Suzhou heritage gets a boost

Updated 2017-06-16 09:26:40 China Daily
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Models show creations of fashion brands that demonstrate how they enliven Chinese garments at a recent runway show at Prince Gong's Mansion in Beijing.

Models show creations of fashion brands that demonstrate how they enliven Chinese garments at a recent runway show at Prince Gong's Mansion in Beijing.

An exhibition on Suzhou embroidery, which is known for its subtlety, brings to the fore its long history.

Recent fashion events in Beijing have given new meaning to intangible cultural heritage. The shows celebrating Chinese garments were held at Prince Gong's Mansion recently.

The events, supported by the department of intangible cultural heritage under the Ministry of Culture, were organized by the China National Garment Association, the Beijing Institute of Fashion Technology, the organizing committee of China Fashion Week and Minzu University of China.

The shows, held over June 5-10, included an exhibition on Suzhou embroidery, which dates back to more than 2,000 years and is known for its subtlety.

The exhibition showcased garments, paintings, and demonstrated the skills of the makers.

Three academic forums were held during the period-on Suzhou embroidery, traditional attire and traditional weaving and printing, respectively.

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A model shows a creation of fashion brands that demonstrates how they enliven Chinese garments at a recent runway show at Prince Gong's Mansion in Beijing.

A model shows a creation of fashion brands that demonstrates how they enliven Chinese garments at a recent runway show at Prince Gong's Mansion in Beijing.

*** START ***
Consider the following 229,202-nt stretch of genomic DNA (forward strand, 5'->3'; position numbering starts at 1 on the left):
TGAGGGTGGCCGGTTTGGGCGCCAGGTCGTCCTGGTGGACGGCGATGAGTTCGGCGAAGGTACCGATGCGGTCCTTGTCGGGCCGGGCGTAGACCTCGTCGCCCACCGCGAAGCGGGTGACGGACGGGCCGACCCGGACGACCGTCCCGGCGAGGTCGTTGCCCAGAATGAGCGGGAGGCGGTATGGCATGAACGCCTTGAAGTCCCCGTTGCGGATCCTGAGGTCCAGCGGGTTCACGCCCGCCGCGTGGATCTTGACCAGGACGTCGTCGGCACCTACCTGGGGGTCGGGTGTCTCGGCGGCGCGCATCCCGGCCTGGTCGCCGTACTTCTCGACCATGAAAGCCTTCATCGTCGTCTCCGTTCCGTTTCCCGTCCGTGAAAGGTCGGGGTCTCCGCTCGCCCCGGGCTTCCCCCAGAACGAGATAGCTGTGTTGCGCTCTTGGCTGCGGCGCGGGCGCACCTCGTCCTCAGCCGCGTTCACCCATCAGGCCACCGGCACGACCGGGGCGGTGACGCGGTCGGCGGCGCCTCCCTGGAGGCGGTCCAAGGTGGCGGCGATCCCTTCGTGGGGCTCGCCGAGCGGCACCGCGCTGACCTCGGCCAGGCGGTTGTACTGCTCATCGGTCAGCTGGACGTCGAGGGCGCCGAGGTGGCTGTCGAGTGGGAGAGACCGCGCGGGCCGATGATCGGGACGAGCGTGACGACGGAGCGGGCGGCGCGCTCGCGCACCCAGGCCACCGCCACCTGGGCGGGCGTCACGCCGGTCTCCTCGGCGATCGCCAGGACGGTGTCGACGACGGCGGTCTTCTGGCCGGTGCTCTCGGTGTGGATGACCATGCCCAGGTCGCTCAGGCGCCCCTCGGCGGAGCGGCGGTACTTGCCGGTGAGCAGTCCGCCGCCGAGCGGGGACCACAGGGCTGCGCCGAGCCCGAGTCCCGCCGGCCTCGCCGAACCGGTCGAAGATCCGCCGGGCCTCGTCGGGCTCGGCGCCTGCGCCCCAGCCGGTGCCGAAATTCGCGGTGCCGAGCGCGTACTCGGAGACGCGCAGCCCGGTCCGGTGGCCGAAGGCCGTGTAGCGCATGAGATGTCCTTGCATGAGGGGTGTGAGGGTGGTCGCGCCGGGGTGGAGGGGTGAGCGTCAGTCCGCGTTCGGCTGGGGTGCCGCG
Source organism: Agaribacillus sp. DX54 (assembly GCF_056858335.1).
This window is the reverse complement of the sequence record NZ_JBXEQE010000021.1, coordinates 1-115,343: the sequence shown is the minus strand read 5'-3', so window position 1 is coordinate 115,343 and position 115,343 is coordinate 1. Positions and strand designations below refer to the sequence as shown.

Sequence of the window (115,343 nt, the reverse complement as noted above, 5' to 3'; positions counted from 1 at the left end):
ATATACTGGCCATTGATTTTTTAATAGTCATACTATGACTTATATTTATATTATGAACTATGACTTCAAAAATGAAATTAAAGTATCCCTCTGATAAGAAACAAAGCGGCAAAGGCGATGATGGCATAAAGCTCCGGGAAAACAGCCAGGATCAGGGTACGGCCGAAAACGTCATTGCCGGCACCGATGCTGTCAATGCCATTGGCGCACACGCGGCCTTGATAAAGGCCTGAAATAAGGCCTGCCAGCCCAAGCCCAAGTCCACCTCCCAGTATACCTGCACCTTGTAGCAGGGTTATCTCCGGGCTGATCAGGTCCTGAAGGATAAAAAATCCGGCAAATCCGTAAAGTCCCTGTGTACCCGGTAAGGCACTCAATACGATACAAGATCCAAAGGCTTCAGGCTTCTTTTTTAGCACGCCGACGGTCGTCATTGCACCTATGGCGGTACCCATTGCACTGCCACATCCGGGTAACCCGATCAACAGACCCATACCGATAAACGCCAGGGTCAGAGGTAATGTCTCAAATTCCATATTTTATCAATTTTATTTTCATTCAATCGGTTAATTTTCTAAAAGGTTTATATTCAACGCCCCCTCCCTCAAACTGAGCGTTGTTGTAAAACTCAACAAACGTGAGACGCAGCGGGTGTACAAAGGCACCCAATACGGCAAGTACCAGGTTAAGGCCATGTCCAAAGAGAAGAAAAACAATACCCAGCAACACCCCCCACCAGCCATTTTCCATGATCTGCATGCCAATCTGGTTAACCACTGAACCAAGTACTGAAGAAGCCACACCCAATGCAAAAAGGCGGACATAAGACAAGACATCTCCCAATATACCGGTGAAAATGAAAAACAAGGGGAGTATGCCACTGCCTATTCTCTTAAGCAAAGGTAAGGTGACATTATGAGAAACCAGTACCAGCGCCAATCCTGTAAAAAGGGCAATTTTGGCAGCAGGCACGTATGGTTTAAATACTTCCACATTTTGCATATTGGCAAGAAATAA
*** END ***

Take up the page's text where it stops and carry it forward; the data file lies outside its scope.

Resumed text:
Six fashion shows were also held as fashion brands demonstrated how they were enlivening Chinese garment culture.

The collections showcased traditional handcrafts-Su embroidery, Jing embroidery, Cantonese embroidery and Chinese silk tapestry-to demonstrate how traditional craftsmanship can not only survive but thrive.

At the fashion shows, NE Tiger showed qipao-gowns and wedding dresses featuring Su embroidery. It also showcased replicas of costumes from the Qing Dynasty (1644-1911).

Liang Zi's collection featured Chinese silk treated with a special plant juice, while Zhao Yufeng's collection featured clothes for a family, from a grandfather to young children.

Meanwhile, the Eve Group used ethnic Miao embroidery in its clothing for men and women.

In the clothes, traditional Miao embroidery was updated to cater to modern tastes.

Eve, which has been in the business for 23 years, has a team that specializes in discovering and documenting traditional Chinese craftsmanship.

It has a huge database of Chinese craftsmen and women and their works, and has been used extensively in its collections, exhibitions and runway shows in Milan, London and Paris in recent years.

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A model shows a creation of fashion brands that demonstrates how they enliven Chinese garments at a recent runway show at Prince Gong's Mansion in Beijing.

A model shows a creation of fashion brands that demonstrates how they enliven Chinese garments at a recent runway show at Prince Gong's Mansion in Beijing.

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